where we camped was a nicer spot than some of the outlying industrial areas we travelled through. And the children
who came running “to see the elves” were adorable in their enthusiasm. So maybe I judged it too harshly with my
first impressions. We all know that impressions can deceive.

I had spent much of the trip trying to corner Maldurant and wring out the detail of his plans, and where exactly he
saw me helping him. He seemed to be avoiding me, and I wondered if he improvising as he went along. Tac can be
annoyingly flippant about planning in advance, too. Maybe it was an artist thing.

“I’m an ideas man, Alfa,” he would say if I caught him, waving a hand in the air as I pressed him on some point. “I’ll
leave the details to you.”

Yes, I thought, but it would be a lot easier if I knew what they were. Clearly he saw me as providing logistical
support while he concentrated on the business of ideation. Funnily, we had very different opinions on where the
‘real’ work lies.

In fact I’d almost given up on the entire enterprise by the middle of the market week, but then Maldurant found me
and pulled me to one side.

“Come with me,” he said, and started walking. Just like that.

I looked around for Tac—he’d really started getting into the market atmosphere, and had already sold most of the
works he’d brought along. He must have seen us, because he bounced over and joined us as we left the market.

“Where are we going?” he enquired cheerfully. I smiled and shrugged, but Maldurant answered.

“I’m finalising some negotiations, and I’d like you along to help,” he said.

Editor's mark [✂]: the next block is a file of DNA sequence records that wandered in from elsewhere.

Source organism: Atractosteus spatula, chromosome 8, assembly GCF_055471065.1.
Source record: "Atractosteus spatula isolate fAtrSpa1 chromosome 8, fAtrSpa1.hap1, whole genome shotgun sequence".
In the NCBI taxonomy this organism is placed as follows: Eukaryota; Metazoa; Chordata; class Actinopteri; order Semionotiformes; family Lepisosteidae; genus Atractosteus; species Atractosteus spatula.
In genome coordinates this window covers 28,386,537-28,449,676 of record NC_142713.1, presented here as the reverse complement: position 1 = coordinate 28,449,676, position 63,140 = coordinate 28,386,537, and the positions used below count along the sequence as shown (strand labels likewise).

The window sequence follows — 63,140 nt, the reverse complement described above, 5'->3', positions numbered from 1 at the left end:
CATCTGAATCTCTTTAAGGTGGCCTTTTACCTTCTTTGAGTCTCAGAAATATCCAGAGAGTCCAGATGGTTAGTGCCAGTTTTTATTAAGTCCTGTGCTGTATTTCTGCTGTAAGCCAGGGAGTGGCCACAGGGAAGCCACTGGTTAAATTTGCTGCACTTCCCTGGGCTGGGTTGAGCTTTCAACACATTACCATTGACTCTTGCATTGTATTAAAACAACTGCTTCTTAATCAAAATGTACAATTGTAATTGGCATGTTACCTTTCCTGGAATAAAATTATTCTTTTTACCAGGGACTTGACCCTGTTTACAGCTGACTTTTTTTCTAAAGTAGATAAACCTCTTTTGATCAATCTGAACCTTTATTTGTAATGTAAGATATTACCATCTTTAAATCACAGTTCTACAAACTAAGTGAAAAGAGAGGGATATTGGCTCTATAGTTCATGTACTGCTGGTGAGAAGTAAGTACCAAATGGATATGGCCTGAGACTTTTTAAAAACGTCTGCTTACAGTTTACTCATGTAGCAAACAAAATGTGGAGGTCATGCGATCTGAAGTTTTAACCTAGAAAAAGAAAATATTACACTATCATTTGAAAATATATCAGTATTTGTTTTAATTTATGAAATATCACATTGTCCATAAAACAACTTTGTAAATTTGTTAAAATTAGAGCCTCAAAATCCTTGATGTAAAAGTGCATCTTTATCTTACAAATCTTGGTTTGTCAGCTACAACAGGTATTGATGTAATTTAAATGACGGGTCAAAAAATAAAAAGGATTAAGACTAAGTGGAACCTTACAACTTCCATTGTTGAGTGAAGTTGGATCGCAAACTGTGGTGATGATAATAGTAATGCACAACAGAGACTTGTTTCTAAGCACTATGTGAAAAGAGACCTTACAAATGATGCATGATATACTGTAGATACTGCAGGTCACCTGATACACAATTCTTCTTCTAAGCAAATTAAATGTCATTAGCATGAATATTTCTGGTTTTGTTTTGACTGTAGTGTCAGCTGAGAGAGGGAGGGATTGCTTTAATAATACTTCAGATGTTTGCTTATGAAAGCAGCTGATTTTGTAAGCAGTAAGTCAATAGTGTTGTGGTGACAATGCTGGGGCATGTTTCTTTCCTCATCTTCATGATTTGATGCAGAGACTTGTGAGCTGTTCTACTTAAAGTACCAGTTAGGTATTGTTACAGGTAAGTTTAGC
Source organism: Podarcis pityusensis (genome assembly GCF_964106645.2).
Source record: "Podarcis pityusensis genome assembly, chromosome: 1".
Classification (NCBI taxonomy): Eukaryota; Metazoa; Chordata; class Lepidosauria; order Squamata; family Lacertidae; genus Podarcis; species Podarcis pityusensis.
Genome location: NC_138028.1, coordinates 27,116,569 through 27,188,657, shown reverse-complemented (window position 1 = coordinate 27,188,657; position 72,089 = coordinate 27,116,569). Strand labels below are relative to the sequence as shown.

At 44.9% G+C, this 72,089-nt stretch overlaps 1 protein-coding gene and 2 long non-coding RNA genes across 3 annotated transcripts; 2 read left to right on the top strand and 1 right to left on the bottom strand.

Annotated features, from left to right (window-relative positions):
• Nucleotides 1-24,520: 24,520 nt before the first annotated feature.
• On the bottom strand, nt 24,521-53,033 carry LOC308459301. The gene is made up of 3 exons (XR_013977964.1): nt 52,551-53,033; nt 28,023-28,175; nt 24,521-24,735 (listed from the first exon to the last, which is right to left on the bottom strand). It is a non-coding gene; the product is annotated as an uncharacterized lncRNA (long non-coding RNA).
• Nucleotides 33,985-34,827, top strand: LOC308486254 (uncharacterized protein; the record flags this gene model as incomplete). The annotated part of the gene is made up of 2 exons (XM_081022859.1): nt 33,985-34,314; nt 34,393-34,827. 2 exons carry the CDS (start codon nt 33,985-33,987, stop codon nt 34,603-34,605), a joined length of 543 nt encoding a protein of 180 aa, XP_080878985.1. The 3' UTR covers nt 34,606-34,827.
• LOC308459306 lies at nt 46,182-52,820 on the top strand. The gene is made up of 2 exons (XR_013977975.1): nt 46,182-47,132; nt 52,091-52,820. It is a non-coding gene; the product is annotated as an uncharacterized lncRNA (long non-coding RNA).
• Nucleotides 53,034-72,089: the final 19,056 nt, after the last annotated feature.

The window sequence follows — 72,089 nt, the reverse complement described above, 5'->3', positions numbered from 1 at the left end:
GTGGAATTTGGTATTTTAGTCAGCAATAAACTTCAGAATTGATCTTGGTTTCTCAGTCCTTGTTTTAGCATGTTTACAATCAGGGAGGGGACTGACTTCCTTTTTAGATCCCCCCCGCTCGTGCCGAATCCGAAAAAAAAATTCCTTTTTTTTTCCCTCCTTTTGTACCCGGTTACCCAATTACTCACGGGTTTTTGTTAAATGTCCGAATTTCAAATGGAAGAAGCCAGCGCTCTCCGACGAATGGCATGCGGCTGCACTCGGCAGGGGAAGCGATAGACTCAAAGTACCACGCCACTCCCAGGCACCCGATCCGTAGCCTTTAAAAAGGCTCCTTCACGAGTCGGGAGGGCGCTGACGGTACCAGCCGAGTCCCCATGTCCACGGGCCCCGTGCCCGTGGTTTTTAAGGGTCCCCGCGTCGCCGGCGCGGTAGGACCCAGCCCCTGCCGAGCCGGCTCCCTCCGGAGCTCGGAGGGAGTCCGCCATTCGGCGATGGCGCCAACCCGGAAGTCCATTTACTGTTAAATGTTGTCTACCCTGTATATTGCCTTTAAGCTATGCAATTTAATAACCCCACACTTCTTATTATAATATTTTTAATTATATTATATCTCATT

“Oh? Are you sure we’re allowed to know?” I asked, with a hint of pique.

He simply smiled and led the way.

~ * ~

The afternoon’s stroll led to a local beverage producer. Maldurant had evidently arranged to import some of their
wares to Sylvas Anna, and wanted another couple of elves to lend the appearance of a delegation to the final
negotiation. I subtly helped him with the finer points, catching out a loophole that would have left him exposed to
sudden shifts in supply and demand, and he argued down the price slightly, and then the papers were signed and
there was much backslapping.

“So, what did you just buy?” I asked, curious, while the humans ran around arranging some kind of celebratory
toast. The contracts merely referred to ‘The Goods’.

“I’ve had this in motion since the last time I visited,” confided Maldurant, leaning over. “They call it whisky. It’s not
dissimilar to wine, but much more potent. Ah, looks like you’ll get to try some!”

Before I knew it I was holding a glass tumbler with a golden liquid inside. It certainly smelled more potent than the
wine I was used to. I looked at Tac. He held his own glass, looking somewhat apprehensively at it, and our gaze
met as we wondered whether or not it was wise to drink.

The locals toasted and we clinked glasses.

“Bottoms up!” cried Maldurant, downing his glass at one stroke. Oh well, politeness dictates it. How strong can it
be? I followed suit.

It burned!

I was gasping for breath and cursing politeness for a bitch. What a kick it had! I saw Tac hacking and coughing,
and tried gamely to recover myself in silence as Maldurant patted Tac paternally on the back. He was chuckling, the
bastard.

“You…what…?” I spluttered.

“Great stuff, it only takes a couple of drinks to get the hang of it,” he said. “You really shouldn’t quaff your first
glass though, Alfa,” he added mischievously. I kicked him in the shins.